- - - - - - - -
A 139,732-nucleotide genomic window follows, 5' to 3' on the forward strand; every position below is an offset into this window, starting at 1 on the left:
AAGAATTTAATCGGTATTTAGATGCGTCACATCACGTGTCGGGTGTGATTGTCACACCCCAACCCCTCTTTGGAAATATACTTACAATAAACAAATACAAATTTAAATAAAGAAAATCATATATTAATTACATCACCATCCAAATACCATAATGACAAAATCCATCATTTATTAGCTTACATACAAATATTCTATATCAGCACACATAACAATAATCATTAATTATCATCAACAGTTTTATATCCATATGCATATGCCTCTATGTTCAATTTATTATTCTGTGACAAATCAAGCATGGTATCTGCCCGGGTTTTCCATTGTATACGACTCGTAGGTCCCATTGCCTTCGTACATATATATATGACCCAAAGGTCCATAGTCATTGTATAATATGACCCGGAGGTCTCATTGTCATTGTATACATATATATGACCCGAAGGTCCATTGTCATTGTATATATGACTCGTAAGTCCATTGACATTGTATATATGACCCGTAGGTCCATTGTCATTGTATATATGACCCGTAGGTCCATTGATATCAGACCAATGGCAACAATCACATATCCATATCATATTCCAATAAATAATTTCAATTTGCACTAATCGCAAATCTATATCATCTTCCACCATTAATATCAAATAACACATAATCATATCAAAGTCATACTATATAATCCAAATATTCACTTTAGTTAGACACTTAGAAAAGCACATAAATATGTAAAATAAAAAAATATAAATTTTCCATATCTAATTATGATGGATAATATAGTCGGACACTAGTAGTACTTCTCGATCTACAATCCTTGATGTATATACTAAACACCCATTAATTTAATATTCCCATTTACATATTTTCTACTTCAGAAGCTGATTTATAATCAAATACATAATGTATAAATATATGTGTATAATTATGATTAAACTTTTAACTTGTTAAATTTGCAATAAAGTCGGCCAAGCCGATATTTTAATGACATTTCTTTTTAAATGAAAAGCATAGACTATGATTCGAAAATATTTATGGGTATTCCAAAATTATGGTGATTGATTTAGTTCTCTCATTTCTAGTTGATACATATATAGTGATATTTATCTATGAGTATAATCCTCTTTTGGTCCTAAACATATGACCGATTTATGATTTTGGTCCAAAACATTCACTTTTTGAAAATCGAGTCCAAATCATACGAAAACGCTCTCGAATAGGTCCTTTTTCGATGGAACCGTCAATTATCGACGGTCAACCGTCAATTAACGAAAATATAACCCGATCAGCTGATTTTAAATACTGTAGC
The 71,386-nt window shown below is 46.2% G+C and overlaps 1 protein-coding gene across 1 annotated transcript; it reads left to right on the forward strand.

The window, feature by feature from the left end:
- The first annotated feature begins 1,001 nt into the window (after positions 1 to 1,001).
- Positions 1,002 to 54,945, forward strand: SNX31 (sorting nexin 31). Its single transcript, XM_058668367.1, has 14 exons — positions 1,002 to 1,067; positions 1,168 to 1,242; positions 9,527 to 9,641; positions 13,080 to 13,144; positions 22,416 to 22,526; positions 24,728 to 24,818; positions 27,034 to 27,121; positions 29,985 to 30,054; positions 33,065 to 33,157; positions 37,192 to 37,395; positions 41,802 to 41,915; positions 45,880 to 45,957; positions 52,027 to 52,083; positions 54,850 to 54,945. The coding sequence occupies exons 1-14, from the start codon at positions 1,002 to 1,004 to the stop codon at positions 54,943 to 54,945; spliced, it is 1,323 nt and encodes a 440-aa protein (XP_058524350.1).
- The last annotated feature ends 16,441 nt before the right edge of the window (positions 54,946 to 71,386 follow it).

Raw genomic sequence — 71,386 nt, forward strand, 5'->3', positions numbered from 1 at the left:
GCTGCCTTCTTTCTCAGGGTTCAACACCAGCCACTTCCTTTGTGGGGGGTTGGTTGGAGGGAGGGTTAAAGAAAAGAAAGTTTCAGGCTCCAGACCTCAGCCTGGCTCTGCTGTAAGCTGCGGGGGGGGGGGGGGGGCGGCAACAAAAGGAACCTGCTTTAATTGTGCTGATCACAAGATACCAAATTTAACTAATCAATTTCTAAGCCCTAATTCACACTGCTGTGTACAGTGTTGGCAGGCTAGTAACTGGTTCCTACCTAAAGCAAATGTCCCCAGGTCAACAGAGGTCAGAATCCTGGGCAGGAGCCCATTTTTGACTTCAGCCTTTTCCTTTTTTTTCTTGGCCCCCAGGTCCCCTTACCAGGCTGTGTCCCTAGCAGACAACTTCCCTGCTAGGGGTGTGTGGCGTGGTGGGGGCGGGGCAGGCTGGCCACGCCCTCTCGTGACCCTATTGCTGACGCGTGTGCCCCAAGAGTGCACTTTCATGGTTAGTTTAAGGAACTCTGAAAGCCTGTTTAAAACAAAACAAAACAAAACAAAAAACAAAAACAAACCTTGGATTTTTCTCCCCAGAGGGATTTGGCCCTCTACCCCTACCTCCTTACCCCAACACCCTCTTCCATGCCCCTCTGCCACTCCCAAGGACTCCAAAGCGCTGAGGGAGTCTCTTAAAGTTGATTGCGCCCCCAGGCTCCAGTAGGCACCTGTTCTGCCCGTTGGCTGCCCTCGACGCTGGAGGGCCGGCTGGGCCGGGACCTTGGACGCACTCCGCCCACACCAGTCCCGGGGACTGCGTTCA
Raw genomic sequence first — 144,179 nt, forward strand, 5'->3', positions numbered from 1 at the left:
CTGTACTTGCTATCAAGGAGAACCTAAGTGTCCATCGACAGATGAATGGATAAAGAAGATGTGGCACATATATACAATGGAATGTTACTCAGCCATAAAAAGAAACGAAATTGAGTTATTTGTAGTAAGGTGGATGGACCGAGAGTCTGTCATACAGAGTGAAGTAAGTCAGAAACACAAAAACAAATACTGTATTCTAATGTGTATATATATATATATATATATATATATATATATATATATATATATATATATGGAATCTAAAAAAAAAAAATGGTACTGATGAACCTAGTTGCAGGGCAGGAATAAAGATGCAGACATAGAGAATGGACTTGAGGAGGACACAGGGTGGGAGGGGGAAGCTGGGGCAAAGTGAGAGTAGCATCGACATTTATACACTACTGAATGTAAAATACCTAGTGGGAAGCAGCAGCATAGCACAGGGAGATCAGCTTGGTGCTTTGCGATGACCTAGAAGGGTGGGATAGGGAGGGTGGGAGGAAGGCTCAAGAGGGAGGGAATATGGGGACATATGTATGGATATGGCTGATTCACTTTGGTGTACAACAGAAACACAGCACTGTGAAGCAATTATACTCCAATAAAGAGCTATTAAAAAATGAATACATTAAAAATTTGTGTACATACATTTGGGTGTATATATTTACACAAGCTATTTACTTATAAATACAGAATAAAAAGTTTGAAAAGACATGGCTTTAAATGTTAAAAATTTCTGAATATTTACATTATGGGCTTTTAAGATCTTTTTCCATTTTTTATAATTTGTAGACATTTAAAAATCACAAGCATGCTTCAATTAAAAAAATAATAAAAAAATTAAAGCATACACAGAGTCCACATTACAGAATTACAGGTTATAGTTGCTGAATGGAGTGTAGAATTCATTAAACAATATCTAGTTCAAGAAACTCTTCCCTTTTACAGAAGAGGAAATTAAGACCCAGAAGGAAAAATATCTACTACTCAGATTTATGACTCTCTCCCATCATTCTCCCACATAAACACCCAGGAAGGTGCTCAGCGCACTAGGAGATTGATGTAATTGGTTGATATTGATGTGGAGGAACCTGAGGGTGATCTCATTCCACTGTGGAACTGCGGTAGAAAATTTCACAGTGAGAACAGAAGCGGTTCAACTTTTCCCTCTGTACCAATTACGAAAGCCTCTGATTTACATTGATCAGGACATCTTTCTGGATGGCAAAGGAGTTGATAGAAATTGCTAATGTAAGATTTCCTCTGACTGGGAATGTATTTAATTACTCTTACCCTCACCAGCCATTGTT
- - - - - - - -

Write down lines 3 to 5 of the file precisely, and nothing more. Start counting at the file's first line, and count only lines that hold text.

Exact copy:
The 71,386-nt window shown below is 46.2% G+C and overlaps 1 protein-coding gene across 1 annotated transcript; it reads left to right on the forward strand.

The window, feature by feature from the left end:
- The first annotated feature begins 1,001 nt into the window (after positions 1 to 1,001).